Wednesday, February 02, 2011

Sipping tea and thinking...

I was sitting here recovering from surgery scanning my facebook account and thinking about how much time it's going to take for my body to recover from the surgeon's knife. Yes the surgery was necessary, I had an umbilical hernia that was around 3 inches in diameter on the inside.  The outside view had more than doubled over the past year.

I saw it there, and it felt funny, but I just figured it was a fat blob.

I had been working on strengthening my abdominal muscles, and did not realize what the hernia was. My previous family physician changed positions so a new doctor came into the office.  She is a very thorough person and found this hernia on my annual visit.

When she first told me I said I would just wear a belt.  Figuring that strengthening my abdominal muscles more would correct the problem.  You know, I just figured I had to work harder to make it “all better”.

I came home a bit rattled from that appointment, especially since she told me to not lift anything over 20 pounds.  Mind you I had just unloaded 2000 pounds of feed in 50 pound bags.

I got online and did some research. Much to my chagrin I discovered that I could not “fix” it by working out.   It seems that when you have a hernia, the more you strengthen the surrounding muscles the more it pulls apart.

I called the doc back and had her office make the necessary appointments so I could get this thing fixed.

Then I got angry. I had been telling my previous physician for 4 year that there was a pulling sensation throughout my abdominal region. Not once had she checked it over. I was angry at myself too, for not realizing what it was and seeking another opinion.

As it stands, it all worked out for the best. There is no way I could have taken care of my invalid mother, or the kennels, on my own after this surgery. So the timing worked out well, my husband is on vacation now and is taking care of the kennels for me.  As well as helping to take care of me.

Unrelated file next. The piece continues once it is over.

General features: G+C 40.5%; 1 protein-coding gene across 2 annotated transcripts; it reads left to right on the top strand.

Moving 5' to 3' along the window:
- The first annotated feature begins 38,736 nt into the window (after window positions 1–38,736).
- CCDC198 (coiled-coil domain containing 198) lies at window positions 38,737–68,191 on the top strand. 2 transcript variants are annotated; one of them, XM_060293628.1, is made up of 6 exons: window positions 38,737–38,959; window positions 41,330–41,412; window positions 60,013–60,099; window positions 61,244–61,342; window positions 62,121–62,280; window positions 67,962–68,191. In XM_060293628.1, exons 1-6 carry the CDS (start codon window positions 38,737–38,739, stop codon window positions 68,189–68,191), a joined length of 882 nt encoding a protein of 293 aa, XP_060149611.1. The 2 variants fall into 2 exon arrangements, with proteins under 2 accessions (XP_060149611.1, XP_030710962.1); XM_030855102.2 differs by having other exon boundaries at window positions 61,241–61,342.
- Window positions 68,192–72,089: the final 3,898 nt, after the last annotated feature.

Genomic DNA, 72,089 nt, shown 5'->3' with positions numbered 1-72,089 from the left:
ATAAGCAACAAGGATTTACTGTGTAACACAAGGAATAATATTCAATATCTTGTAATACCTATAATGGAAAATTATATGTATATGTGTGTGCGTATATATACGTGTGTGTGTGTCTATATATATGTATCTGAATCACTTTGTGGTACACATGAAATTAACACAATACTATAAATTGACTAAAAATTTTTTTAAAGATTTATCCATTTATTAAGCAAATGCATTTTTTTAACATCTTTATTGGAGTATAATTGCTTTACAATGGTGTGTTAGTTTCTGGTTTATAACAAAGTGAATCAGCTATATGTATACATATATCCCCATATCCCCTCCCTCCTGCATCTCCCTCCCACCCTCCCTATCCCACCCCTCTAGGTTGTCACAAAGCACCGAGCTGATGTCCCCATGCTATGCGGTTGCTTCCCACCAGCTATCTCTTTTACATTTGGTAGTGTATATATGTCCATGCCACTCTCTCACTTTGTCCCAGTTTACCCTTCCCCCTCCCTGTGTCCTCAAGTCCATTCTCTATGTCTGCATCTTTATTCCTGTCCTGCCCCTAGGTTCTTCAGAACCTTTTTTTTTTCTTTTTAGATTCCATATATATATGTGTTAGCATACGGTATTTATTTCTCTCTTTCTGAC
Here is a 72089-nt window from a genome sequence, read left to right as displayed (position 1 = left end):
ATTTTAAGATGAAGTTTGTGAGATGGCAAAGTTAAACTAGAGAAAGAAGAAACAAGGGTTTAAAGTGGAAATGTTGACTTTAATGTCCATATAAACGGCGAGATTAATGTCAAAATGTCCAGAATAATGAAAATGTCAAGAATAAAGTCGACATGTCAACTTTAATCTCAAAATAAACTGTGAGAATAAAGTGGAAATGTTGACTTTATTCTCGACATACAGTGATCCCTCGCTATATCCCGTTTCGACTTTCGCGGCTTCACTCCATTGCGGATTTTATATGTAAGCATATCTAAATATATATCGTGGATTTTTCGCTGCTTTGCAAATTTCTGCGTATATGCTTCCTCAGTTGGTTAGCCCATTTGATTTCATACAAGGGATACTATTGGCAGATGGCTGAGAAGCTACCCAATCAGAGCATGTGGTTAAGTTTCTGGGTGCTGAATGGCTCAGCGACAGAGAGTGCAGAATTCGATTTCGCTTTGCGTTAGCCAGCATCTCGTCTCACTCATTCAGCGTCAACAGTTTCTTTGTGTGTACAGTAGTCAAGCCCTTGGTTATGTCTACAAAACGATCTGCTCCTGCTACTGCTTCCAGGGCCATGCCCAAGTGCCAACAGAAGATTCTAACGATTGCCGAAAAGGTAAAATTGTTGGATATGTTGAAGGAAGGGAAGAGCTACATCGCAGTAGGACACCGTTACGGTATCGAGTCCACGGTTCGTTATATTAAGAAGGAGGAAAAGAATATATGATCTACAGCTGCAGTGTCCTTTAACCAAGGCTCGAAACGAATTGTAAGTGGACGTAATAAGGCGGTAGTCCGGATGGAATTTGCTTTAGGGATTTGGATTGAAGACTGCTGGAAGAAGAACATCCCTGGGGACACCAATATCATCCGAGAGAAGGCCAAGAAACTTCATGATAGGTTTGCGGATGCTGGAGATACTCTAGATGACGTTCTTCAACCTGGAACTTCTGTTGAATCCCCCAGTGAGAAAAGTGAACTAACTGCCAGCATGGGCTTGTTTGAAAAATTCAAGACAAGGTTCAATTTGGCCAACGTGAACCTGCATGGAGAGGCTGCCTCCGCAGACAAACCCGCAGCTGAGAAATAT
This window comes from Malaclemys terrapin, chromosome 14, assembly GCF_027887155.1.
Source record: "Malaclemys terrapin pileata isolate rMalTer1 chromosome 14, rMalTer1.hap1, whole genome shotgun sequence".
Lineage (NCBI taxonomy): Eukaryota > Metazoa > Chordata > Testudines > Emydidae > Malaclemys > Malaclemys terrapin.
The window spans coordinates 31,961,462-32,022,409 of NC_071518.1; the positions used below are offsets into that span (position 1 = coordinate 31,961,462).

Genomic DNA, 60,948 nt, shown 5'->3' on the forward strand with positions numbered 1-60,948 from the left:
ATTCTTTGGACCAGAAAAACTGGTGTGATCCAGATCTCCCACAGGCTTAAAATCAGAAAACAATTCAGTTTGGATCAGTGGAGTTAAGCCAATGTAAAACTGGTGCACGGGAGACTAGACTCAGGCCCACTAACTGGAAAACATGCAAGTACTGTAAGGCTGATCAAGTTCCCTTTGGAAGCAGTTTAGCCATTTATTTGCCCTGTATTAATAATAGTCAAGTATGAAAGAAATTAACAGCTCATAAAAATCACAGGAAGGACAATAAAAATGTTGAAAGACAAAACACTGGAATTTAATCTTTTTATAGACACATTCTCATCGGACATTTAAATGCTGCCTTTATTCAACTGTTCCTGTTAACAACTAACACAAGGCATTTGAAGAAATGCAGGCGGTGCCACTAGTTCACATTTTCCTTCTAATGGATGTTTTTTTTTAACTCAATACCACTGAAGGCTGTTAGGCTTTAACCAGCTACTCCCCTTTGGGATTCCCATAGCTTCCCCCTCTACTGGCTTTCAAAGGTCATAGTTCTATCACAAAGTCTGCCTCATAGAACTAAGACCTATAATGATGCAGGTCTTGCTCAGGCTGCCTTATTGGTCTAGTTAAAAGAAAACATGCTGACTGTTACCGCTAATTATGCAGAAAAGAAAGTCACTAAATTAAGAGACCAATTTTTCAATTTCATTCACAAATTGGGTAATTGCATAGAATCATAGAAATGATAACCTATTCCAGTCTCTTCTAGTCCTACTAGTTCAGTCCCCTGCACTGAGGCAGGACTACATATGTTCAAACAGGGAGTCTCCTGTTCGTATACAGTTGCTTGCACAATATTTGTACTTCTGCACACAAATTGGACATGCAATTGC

My mother is living in a wonderful adult living facility, with a staff of nurses, and aides to take care of her; and has a room-mate that she is very good friends with. Receiving better care than I had been able to give her the year she lived with us.

2010 definitely had it’s challenges. I thought of listing them… lol… but it sounds like something out of a murphy’s law soap opera. 

I am still here, looking into this coming phase of our lives.  My husband and I have been together since late 1990, married since October 1991.  For the most of this time he has been gone on the train working.  This spring he is retiring from the railroad, so rather than being together ¼ of the time and on the road the rest of the time… we are heading into a new time of being together much more of the time.

I am sure there will be adjustments and such. But am looking forward to actually being able to enjoy some time together.

So here is to the next phase of our lives… It’s been an interesting ride so far…
Life is a Journey, enjoy the trip
Mary E. Robbins
Robbins Run Ranch

Some common seasonings have surprising benefits

 Good article for those of us interested in living a healthier lifestyle.  Enjoy.

Mary E. Robbins
Robbins Run Ranch


Cumberland Times-News

January 31, 2011

Herbal remedies can have numerous uses

Some common seasonings have surprising benefits

Emily Newman
Cumberland Times-News
— CUMBERLAND — Black cohosh, witch hazel, ginseng and slippery elm have been in use as herbal remedies for hundreds of years. But the most widely used remedy is not something only herbalists and natural healers prescribe.

“Garlic is the most-used medicinal herb in the world,” said Mimi Hernandez, the coordinator for the Appalachian Center for Ethnobotanical Studies at Frostburg State University.

Hernandez, also a clinical herbalist with the Council of American Herbalists Guild, named numerous benefits to the commonly used member of the Alliaceae family, which also includes other pungent root vegetables like onions, shallots and chives.